Writing Comfort

Readers look for a wide variety of benefits from books. But the same reader does not always desire the same thing every time. Non-fiction readers can address their needs topically, searching out books on sleep, or nutrition, or style. Fiction readers can also seek books to suit their desires, be it romance or fantasy or mystery.

In fiction, however, the needs and desires of the reader are complex. Topics are not so clearly defined, which is why so many books in, say, the Western genre have covers showing bare-chested men draped with attractive women. Some readers want the Old West hero, the shootout with the bad guy, but they also want romance and maybe a little bit of good old western sex.

Genres in fiction are not clearly defined and you can’t tell the book by its cover. A recent bit of advice to authors said forget about matching your cover to your story, see what is on the cover of the best selling books in your genre and copy that. Hmmm.

What is a reader to do? According to a recent survey, the number one way readers select books is choosing those by an author who is known to them. No surprise there. The safe road. Knowing what you will get. Being comfortable.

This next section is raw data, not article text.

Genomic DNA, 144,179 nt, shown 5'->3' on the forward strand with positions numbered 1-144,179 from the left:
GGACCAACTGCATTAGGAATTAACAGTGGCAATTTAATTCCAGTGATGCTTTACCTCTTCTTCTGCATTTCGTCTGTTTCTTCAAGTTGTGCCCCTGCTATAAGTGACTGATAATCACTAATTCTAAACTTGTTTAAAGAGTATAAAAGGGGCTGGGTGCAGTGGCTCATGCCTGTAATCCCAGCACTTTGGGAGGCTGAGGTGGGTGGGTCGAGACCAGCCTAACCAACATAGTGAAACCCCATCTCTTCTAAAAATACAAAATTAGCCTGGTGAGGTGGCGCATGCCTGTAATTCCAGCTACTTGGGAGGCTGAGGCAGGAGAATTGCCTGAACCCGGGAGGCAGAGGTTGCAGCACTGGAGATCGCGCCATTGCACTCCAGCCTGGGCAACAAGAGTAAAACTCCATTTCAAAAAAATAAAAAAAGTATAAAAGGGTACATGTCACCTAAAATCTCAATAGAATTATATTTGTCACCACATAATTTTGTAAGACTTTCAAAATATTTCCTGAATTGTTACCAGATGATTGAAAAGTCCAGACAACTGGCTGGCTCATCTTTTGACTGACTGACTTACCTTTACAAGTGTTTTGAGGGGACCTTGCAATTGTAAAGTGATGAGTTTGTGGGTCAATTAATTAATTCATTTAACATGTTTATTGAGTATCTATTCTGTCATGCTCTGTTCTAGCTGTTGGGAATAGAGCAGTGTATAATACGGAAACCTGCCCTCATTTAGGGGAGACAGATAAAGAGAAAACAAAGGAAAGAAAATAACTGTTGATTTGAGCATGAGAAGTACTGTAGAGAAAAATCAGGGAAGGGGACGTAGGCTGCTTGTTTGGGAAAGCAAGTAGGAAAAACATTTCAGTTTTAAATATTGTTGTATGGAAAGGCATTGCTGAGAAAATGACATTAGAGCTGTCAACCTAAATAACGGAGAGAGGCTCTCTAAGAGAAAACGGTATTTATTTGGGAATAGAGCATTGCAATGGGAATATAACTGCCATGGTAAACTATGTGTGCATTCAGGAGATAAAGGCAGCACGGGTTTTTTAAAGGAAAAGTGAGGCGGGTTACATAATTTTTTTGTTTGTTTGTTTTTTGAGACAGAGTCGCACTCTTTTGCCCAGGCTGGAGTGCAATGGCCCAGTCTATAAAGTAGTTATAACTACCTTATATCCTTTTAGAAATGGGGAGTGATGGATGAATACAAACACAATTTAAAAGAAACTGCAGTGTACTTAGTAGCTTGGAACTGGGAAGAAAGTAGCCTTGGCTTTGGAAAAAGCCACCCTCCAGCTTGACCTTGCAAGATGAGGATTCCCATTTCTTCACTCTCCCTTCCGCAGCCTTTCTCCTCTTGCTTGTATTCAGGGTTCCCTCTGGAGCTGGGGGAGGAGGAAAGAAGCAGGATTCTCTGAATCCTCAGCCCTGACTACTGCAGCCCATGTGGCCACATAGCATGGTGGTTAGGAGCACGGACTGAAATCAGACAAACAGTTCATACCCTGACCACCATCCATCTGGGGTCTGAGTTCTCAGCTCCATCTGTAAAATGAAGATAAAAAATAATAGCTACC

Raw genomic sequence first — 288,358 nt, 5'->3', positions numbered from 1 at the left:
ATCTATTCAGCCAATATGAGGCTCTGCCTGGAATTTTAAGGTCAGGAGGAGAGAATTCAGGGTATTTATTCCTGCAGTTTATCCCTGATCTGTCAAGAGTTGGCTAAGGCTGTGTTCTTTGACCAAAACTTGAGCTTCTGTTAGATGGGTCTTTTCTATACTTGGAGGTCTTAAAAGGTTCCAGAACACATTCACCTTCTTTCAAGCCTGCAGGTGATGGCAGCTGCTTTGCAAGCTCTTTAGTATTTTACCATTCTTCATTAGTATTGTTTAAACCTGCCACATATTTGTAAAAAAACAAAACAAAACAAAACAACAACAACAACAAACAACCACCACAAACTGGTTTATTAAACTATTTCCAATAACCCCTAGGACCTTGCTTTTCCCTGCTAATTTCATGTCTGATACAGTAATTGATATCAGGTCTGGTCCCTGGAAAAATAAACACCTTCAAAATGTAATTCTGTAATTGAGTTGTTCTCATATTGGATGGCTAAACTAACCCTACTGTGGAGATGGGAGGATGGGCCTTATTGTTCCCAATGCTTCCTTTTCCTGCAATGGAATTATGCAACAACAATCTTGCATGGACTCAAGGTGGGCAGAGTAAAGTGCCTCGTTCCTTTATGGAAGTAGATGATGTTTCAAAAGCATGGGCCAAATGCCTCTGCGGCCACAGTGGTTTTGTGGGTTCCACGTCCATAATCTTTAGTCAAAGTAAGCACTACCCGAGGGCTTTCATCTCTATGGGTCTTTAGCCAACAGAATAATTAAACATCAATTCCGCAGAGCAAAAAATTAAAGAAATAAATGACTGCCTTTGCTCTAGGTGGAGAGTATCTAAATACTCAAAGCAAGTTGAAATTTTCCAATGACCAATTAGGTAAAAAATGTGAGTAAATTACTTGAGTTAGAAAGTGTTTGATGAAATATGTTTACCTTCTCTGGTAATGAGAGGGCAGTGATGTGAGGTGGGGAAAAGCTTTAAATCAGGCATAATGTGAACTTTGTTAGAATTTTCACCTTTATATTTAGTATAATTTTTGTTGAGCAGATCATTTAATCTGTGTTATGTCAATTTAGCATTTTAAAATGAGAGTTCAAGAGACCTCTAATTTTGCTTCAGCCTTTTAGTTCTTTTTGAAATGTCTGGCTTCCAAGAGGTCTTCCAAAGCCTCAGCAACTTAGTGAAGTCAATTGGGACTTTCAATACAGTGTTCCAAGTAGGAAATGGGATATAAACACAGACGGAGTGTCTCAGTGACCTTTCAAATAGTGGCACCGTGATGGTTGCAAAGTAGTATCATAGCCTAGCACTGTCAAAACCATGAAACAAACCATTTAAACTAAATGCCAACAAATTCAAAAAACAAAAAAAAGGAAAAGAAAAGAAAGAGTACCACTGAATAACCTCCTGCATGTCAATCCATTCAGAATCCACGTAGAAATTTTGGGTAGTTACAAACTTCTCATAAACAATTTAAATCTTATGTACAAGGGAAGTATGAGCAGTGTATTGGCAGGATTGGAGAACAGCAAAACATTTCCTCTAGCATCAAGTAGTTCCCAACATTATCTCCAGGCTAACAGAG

I choose non-fiction to learn and select fiction for enjoyment. Yes, I enjoy learning. But there are times I don’t want to learn, I don’t want to think, I want to enjoy. I want comfort.

I am currently reading an early Robert B Parker series of Westerns. The books are pure comfort, and I read them just before sleep when my brain has long been turned off.

There are a number of ways to present comfort in fiction. One is to keep the protagonists on familiar ground; the same town, the same eating places, the same landscape. Another is to maintain the same expected relationship between co-protagonists. Another is in the use of dialogue. Parker uses dialogue. An example:

“Got no guarantee,” Virgil said. I thought about that for a moment. “No,” I said. “I suppose you’re right about that.” Virgil shook his head slightly and turned, looking out the window. “Been enough, though,” Virgil said. “There has.” “Can’t say there might not be more.” “No, we can’t.”‘

Dialogue doesn’t get much more comfortable than this. And that’s just how I want it when I want it that way.

Craig Johnson writes his Longmire series for reader comfort using similar techniques. The relationship between his co-protagonists is just as easy going, just as unchanging, just as unreal as Parker’s. And just as comfortable.

A series of novels should offer comfort to the reader. In a series, whatever the madness and mayhem unique to each story, there will be consistent factors, a zone of safety and comfort. We know we can always rely on Poirot, or escape in the banter of Holmes and Watson. Sometimes it is simply the familiar writing style of the author that offers sanctuary.

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